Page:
Ohio State University
"Including Nature in Engineering for Sustainability and Innovation"
Sustainability of all human activities requires goods and services from nature, but engineering ignores or greatly undervalues this critical dependence. This disconnect contributes to degradation and depletion of ecosystem goods such as water and fertile soil, and services such as regulation of air and water quality, and makes many engineering activities environmentally unsustainable. For engineering to contribute to sustainable development, its paradigm needs to shift from the current one that aims to dominate nature while taking it for granted, to one that learns from nature, respects its limits, and seeks synergies with it. This talk will describe efforts toward such a paradigm shift. It will demonstrate the critical role that ecosystems play in supporting industrial activities by quantifying the role of trees in mitigating air emissions and of wetlands in removing water pollutants. Including ecosystems as unit operations can result in process designs that are less expensive than technological alternatives and have a smaller environmental impact. The framework of techno-ecological synergy provides a systematic way for developing synergies between human and natural systems and for including the role of ecosystems in life cycle assessment. Application of this framework to the design of manufacturing processes, industrial supply chains, agricultural landscapes, buildings, and urban regions demonstrates the promise of discovering innovative solutions that cannot be found by conventional methods. Developing and implementing such synergies presents many challenges due to the different dynamic behavior of technological and ecological processes, economic and policy barriers to accounting for the role of ecosystems, and the lack of ecological literacy among engineers.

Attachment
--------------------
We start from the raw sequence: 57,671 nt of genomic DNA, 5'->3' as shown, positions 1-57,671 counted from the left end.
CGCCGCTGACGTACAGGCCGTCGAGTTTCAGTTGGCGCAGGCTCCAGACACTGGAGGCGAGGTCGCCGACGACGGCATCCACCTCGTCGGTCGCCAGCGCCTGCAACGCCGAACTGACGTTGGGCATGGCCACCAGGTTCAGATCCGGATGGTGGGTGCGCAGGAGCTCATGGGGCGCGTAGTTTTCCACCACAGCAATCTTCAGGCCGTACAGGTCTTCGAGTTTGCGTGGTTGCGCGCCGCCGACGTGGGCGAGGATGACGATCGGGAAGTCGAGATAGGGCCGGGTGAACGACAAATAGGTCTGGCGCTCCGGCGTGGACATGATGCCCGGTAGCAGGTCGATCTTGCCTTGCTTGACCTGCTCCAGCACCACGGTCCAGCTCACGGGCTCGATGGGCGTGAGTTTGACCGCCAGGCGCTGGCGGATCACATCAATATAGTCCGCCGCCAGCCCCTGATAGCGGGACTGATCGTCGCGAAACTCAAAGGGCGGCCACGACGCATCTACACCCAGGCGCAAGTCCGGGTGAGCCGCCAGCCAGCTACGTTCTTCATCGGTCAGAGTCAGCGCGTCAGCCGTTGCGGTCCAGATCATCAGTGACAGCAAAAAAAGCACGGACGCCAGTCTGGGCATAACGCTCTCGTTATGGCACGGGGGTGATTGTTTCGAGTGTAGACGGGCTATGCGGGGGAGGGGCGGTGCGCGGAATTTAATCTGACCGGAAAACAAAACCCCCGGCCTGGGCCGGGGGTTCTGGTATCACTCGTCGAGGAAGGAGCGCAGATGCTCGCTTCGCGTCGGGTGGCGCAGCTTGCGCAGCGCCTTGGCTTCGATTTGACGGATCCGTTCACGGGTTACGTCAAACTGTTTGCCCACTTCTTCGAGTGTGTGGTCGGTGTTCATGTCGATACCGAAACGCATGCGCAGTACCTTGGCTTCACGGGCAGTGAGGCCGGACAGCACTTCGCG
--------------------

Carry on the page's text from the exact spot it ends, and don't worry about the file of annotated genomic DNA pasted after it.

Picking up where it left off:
Bhavik Bakshi is a Professor of Chemical and Biomolecular Engineering at The Ohio State University. He also holds appointments in Civil, Environmental and Geodetic Engineering at OSU and as a Visiting Professor at the Indian Institute of Technology in Mumbai, India. His research is motivated by the need for an engineering that enhances human well-being, is societally acceptable, and respects ecological limits. To meet this challenge, his group is working toward systematic and scientifically rigorous methods for developing products and processes that contribute to sustainable development. This requires expansion of the traditional engineering boundary to include the life cycle impact of engineering activities, synthesize synergistic and circular networks of technological and ecological systems, and account for the macro-economic effects of technologies. His awards include a CAREER award from the National Science Foundation, Research Excellence in Sustainable Engineering award from the American Institute of Chemical Engineers, and several best paper awards. He received his B. Chem. Eng. from the University of Bombay, and MSCEP and Ph.D. from MIT, with a minor in technology and environmental policy from MIT and Harvard.